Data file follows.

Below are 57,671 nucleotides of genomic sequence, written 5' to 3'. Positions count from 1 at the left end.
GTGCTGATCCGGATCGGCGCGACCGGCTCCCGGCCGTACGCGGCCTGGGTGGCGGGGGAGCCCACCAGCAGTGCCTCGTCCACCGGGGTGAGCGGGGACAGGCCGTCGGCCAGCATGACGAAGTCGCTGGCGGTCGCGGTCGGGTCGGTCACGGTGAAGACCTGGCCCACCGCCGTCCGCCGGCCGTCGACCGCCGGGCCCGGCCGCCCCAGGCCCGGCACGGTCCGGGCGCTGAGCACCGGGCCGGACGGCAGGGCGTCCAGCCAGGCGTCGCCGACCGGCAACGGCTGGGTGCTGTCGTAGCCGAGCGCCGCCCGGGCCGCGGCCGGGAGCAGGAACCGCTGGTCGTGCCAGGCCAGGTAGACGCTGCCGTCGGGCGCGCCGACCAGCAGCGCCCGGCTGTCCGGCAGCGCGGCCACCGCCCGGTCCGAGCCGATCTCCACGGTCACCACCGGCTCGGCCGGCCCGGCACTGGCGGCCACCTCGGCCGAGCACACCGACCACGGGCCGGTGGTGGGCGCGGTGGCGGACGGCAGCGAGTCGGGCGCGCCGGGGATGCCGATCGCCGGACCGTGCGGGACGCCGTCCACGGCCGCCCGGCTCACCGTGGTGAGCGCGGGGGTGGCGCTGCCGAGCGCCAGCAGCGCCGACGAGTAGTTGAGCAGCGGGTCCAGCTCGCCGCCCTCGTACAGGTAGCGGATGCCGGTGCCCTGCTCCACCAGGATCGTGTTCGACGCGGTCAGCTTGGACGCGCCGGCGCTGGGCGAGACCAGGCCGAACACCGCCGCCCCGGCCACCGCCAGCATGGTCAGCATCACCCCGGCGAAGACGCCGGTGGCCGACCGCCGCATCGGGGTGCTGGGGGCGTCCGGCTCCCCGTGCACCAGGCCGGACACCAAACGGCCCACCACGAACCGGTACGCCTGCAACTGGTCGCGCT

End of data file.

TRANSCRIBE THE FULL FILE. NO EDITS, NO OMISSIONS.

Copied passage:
Below are 57,671 nucleotides of genomic sequence, written 5' to 3'. Positions count from 1 at the left end.
GTGCTGATCCGGATCGGCGCGACCGGCTCCCGGCCGTACGCGGCCTGGGTGGCGGGGGAGCCCACCAGCAGTGCCTCGTCCACCGGGGTGAGCGGGGACAGGCCGTCGGCCAGCATGACGAAGTCGCTGGCGGTCGCGGTCGGGTCGGTCACGGTGAAGACCTGGCCCACCGCCGTCCGCCGGCCGTCGACCGCCGGGCCCGGCCGCCCCAGGCCCGGCACGGTCCGGGCGCTGAGCACCGGGCCGGACGGCAGGGCGTCCAGCCAGGCGTCGCCGACCGGCAACGGCTGGGTGCTGTCGTAGCCGAGCGCCGCCCGGGCCGCGGCCGGGAGCAGGAACCGCTGGTCGTGCCAGGCCAGGTAGACGCTGCCGTCGGGCGCGCCGACCAGCAGCGCCCGGCTGTCCGGCAGCGCGGCCACCGCCCGGTCCGAGCCGATCTCCACGGTCACCACCGGCTCGGCCGGCCCGGCACTGGCGGCCACCTCGGCCGAGCACACCGACCACGGGCCGGTGGTGGGCGCGGTGGCGGACGGCAGCGAGTCGGGCGCGCCGGGGATGCCGATCGCCGGACCGTGCGGGACGCCGTCCACGGCCGCCCGGCTCACCGTGGTGAGCGCGGGGGTGGCGCTGCCGAGCGCCAGCAGCGCCGACGAGTAGTTGAGCAGCGGGTCCAGCTCGCCGCCCTCGTACAGGTAGCGGATGCCGGTGCCCTGCTCCACCAGGATCGTGTTCGACGCGGTCAGCTTGGACGCGCCGGCGCTGGGCGAGACCAGGCCGAACACCGCCGCCCCGGCCACCGCCAGCATGGTCAGCATCACCCCGGCGAAGACGCCGGTGGCCGACCGCCGCATCGGGGTGCTGGGGGCGTCCGGCTCCCCGTGCACCAGGCCGGACACCAAACGGCCCACCACGAACCGGTACGCCTGCAACTGGTCGCGCT